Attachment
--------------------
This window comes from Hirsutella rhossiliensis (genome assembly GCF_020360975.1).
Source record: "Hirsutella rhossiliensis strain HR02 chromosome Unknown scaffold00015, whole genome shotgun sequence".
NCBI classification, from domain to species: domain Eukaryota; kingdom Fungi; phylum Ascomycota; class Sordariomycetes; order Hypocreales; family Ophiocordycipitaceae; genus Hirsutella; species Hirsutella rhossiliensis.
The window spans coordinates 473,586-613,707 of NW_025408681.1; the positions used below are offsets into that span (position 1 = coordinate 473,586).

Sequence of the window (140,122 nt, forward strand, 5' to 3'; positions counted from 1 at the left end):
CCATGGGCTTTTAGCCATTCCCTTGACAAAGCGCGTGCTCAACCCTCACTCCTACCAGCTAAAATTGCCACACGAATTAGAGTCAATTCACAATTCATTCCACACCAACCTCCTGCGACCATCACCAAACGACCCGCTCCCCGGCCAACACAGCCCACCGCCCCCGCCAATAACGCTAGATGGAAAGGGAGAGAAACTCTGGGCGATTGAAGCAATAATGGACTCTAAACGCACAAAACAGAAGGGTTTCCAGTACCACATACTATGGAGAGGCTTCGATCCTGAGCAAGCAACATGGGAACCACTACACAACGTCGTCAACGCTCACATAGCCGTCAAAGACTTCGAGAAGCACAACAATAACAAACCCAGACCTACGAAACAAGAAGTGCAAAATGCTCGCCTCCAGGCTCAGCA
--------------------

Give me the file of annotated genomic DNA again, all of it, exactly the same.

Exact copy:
This window comes from Hirsutella rhossiliensis (genome assembly GCF_020360975.1).
Source record: "Hirsutella rhossiliensis strain HR02 chromosome Unknown scaffold00015, whole genome shotgun sequence".
NCBI classification, from domain to species: domain Eukaryota; kingdom Fungi; phylum Ascomycota; class Sordariomycetes; order Hypocreales; family Ophiocordycipitaceae; genus Hirsutella; species Hirsutella rhossiliensis.
The window spans coordinates 473,586-613,707 of NW_025408681.1; the positions used below are offsets into that span (position 1 = coordinate 473,586).

Sequence of the window (140,122 nt, forward strand, 5' to 3'; positions counted from 1 at the left end):
CCATGGGCTTTTAGCCATTCCCTTGACAAAGCGCGTGCTCAACCCTCACTCCTACCAGCTAAAATTGCCACACGAATTAGAGTCAATTCACAATTCATTCCACACCAACCTCCTGCGACCATCACCAAACGACCCGCTCCCCGGCCAACACAGCCCACCGCCCCCGCCAATAACGCTAGATGGAAAGGGAGAGAAACTCTGGGCGATTGAAGCAATAATGGACTCTAAACGCACAAAACAGAAGGGTTTCCAGTACCACATACTATGGAGAGGCTTCGATCCTGAGCAAGCAACATGGGAACCACTACACAACGTCGTCAACGCTCACATAGCCGTCAAAGACTTCGAGAAGCACAACAATAACAAACCCAGACCTACGAAACAAGAAGTGCAAAATGCTCGCCTCCAGGCTCAGCA